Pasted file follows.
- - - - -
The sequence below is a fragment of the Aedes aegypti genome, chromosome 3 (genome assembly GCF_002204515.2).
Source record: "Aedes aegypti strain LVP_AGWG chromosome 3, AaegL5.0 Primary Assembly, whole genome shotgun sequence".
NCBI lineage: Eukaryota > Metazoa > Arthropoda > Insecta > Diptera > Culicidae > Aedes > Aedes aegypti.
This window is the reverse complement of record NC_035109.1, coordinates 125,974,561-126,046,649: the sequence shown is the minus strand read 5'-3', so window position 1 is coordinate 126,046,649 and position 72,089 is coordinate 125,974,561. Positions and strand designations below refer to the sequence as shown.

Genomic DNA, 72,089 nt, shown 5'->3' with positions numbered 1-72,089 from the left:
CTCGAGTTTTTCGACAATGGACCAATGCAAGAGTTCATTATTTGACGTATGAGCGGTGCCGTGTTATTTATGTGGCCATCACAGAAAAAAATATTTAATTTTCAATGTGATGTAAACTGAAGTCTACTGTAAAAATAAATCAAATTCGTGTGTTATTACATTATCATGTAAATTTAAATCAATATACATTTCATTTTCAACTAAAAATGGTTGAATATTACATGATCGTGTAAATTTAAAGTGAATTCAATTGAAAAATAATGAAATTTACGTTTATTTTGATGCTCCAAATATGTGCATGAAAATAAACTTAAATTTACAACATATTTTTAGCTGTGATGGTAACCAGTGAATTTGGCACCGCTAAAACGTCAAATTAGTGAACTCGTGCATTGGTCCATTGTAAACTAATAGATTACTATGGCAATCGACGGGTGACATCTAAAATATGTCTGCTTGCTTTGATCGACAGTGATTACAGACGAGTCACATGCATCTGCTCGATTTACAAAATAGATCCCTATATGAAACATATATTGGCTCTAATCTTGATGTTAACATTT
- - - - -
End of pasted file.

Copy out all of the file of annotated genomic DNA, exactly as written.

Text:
The sequence below is a fragment of the Aedes aegypti genome, chromosome 3 (genome assembly GCF_002204515.2).
Source record: "Aedes aegypti strain LVP_AGWG chromosome 3, AaegL5.0 Primary Assembly, whole genome shotgun sequence".
NCBI lineage: Eukaryota > Metazoa > Arthropoda > Insecta > Diptera > Culicidae > Aedes > Aedes aegypti.
This window is the reverse complement of record NC_035109.1, coordinates 125,974,561-126,046,649: the sequence shown is the minus strand read 5'-3', so window position 1 is coordinate 126,046,649 and position 72,089 is coordinate 125,974,561. Positions and strand designations below refer to the sequence as shown.

Genomic DNA, 72,089 nt, shown 5'->3' with positions numbered 1-72,089 from the left:
CTCGAGTTTTTCGACAATGGACCAATGCAAGAGTTCATTATTTGACGTATGAGCGGTGCCGTGTTATTTATGTGGCCATCACAGAAAAAAATATTTAATTTTCAATGTGATGTAAACTGAAGTCTACTGTAAAAATAAATCAAATTCGTGTGTTATTACATTATCATGTAAATTTAAATCAATATACATTTCATTTTCAACTAAAAATGGTTGAATATTACATGATCGTGTAAATTTAAAGTGAATTCAATTGAAAAATAATGAAATTTACGTTTATTTTGATGCTCCAAATATGTGCATGAAAATAAACTTAAATTTACAACATATTTTTAGCTGTGATGGTAACCAGTGAATTTGGCACCGCTAAAACGTCAAATTAGTGAACTCGTGCATTGGTCCATTGTAAACTAATAGATTACTATGGCAATCGACGGGTGACATCTAAAATATGTCTGCTTGCTTTGATCGACAGTGATTACAGACGAGTCACATGCATCTGCTCGATTTACAAAATAGATCCCTATATGAAACATATATTGGCTCTAATCTTGATGTTAACATTT